The growing threat from long-range nuclear missiles endangers the lives of millions of Americans while upsetting regional and global stability. The latest flare-up on the Korean Peninsula is a sobering reminder of this harsh reality. To protect Americans effectively against rogue attacks in the near future, a rigorous program of missile defense testing must be implemented.
As Heritage’s Michaela Dodge explains, these tests must be challenging in order to provide the best protection for the U.S. and its allies. Although tougher tests will increase the likelihood of missing targets, they present learning opportunities that can improve our missile defenses.
In any missile defense test, judging the success or failure of a given test is usually determined by whether or not the target was successfully intercepted. However, that shouldn’t be the only—or even the primary—criterion for determining whether the test was a success or failure.
The core purpose of testing is, and must continue to be, to push systems to the point of failure. A “dumbed-down” test that ends with successful interception is of little value because it provides no new information that can be used to improve missile defenses. On the other hand, a well-constructed missile test can be of tremendous value even if the target evades interception.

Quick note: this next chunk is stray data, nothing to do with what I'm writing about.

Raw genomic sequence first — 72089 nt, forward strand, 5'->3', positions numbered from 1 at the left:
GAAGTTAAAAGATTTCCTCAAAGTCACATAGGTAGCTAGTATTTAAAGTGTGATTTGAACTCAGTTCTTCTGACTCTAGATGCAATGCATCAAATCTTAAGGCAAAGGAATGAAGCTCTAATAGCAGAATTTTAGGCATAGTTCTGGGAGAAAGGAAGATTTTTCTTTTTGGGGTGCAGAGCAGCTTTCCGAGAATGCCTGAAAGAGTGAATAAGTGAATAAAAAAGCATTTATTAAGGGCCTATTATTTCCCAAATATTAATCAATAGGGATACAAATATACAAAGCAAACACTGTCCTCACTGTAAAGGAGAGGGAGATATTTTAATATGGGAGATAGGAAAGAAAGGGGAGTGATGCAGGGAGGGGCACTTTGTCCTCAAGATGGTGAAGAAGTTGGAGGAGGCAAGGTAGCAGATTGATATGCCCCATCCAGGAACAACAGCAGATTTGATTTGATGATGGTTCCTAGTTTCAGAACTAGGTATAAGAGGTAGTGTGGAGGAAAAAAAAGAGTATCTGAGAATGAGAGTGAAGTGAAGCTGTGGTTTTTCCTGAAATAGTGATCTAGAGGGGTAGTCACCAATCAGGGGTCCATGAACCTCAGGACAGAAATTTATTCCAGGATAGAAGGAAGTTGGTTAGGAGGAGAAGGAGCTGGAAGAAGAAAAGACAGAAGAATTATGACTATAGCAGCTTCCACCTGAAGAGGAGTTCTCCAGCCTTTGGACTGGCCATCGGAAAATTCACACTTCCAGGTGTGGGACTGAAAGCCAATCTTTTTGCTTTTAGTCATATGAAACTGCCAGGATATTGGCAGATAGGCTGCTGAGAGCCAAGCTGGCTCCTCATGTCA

“Failure” is a normal—in fact, necessary—part of experimentation and progress. This holds true for any field of scientific inquiry, including weapons development. The Polaris submarine-launched ballistic missile (SLBM), developed in the 1950s, “failed” 12 out of 17 times—all within a span of about a year. Despite this track record, the missile was deployed, and its many technical advances were incorporated later in the Trident SLBM.
If one looked only at the test “failures,” one could easily dismiss both systems as unproven and unreliable. In reality, the tests had been pushing technology to the extreme. As a result, the developers learned more, faster. The tests produced a complex technology so advanced that the Trident SLBM today stands as a bedrock of our strategic deterrent. It is expected to remain in service until 2040.
Defense systems can work, even if they fail to hit their targets every time during testing. Our sea-based Aegis Missile Defense system failed to destroy the target in six out of 30 tests, yet it is regarded today as the most effective component of U.S. missile defense.
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